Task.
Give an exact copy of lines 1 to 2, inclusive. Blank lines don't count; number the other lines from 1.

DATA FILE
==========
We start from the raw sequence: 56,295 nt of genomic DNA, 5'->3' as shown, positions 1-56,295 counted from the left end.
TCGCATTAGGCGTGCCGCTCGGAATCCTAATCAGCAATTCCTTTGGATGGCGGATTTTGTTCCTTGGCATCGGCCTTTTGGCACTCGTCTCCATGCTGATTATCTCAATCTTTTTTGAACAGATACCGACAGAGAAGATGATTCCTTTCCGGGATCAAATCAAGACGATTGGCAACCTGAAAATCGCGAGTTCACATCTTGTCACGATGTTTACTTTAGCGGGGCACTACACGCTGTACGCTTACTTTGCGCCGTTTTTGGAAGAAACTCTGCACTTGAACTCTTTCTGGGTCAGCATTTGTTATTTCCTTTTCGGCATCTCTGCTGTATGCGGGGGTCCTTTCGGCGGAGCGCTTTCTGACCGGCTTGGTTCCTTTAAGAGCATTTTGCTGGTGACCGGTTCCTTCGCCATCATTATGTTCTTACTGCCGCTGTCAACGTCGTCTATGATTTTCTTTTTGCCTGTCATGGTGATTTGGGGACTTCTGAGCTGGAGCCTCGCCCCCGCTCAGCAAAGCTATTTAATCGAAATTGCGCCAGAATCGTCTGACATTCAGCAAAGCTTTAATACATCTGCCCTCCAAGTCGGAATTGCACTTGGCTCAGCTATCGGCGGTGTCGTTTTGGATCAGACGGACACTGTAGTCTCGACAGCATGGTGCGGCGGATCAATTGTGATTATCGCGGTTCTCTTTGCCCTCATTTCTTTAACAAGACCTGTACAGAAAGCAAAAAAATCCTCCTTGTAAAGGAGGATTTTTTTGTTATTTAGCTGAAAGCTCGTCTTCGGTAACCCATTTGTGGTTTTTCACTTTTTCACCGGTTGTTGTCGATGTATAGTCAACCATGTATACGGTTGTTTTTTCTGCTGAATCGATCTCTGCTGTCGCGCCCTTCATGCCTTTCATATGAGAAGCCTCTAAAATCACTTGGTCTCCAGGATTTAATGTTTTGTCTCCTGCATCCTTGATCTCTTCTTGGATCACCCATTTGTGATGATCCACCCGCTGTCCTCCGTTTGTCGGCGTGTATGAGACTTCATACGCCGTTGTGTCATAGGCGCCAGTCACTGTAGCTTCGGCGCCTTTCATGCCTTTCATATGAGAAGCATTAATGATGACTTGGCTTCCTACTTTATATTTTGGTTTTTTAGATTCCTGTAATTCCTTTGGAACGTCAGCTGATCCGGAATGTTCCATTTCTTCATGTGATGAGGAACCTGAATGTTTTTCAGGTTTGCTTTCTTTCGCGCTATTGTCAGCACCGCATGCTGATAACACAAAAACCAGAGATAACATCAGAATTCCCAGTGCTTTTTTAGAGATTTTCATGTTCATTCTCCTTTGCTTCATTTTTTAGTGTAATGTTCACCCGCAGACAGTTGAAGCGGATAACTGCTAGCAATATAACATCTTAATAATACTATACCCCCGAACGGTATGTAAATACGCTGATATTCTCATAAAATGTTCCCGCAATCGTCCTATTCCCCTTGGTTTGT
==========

We start from the raw sequence: 56,295 nt of genomic DNA, 5'->3' as shown, positions 1-56,295 counted from the left end.
TCGCATTAGGCGTGCCGCTCGGAATCCTAATCAGCAATTCCTTTGGATGGCGGATTTTGTTCCTTGGCATCGGCCTTTTGGCACTCGTCTCCATGCTGATTATCTCAATCTTTTTTGAACAGATACCGACAGAGAAGATGATTCCTTTCCGGGATCAAATCAAGACGATTGGCAACCTGAAAATCGCGAGTTCACATCTTGTCACGATGTTTACTTTAGCGGGGCACTACACGCTGTACGCTTACTTTGCGCCGTTTTTGGAAGAAACTCTGCACTTGAACTCTTTCTGGGTCAGCATTTGTTATTTCCTTTTCGGCATCTCTGCTGTATGCGGGGGTCCTTTCGGCGGAGCGCTTTCTGACCGGCTTGGTTCCTTTAAGAGCATTTTGCTGGTGACCGGTTCCTTCGCCATCATTATGTTCTTACTGCCGCTGTCAACGTCGTCTATGATTTTCTTTTTGCCTGTCATGGTGATTTGGGGACTTCTGAGCTGGAGCCTCGCCCCCGCTCAGCAAAGCTATTTAATCGAAATTGCGCCAGAATCGTCTGACATTCAGCAAAGCTTTAATACATCTGCCCTCCAAGTCGGAATTGCACTTGGCTCAGCTATCGGCGGTGTCGTTTTGGATCAGACGGACACTGTAGTCTCGACAGCATGGTGCGGCGGATCAATTGTGATTATCGCGGTTCTCTTTGCCCTCATTTCTTTAACAAGACCTGTACAGAAAGCAAAAAAATCCTCCTTGTAAAGGAGGATTTTTTTGTTATTTAGCTGAAAGCTCGTCTTCGGTAACCCATTTGTGGTTTTTCACTTTTTCACCGGTTGTTGTCGATGTATAGTCAACCATGTATACGGTTGTTTTTTCTGCTGAATCGATCTCTGCTGTCGCGCCCTTCATGCCTTTCATATGAGAAGCCTCTAAAATCACTTGGTCTCCAGGATTTAATGTTTTGTCTCCTGCATCCTTGATCTCTTCTTGGATCACCCATTTGTGATGATCCACCCGCTGTCCTCCGTTTGTCGGCGTGTATGAGACTTCATACGCCGTTGTGTCATAGGCGCCAGTCACTGTAGCTTCGGCGCCTTTCATGCCTTTCATATGAGAAGCATTAATGATGACTTGGCTTCCTACTTTATATTTTGGTTTTTTAGATTCCTGTAATTCCTTTGGAACGTCAGCTGATCCGGAATGTTCCATTTCTTCATGTGATGAGGAACCTGAATGTTTTTCAGGTTTGCTTTCTTTCGCGCTATTGTCAGCACCGCATGCTGATAACACAAAAACCAGAGATAACATCAGAATTCCCAGTGCTTTTTTAGAGATTTTCATGTTCATTCTCCTTTGCTTCATTTTTTAGTGTAATGTTCACCCGCAGACAGTTGAAGCGGATAACTGCTAGCAATATAACATCTTAATAATACTATACCCCCGAACGGTATGTAAATACGCTGATATTCTCATAAAATGTTCCCGCAATCGTCCTATTCCCCTTGGTTTGT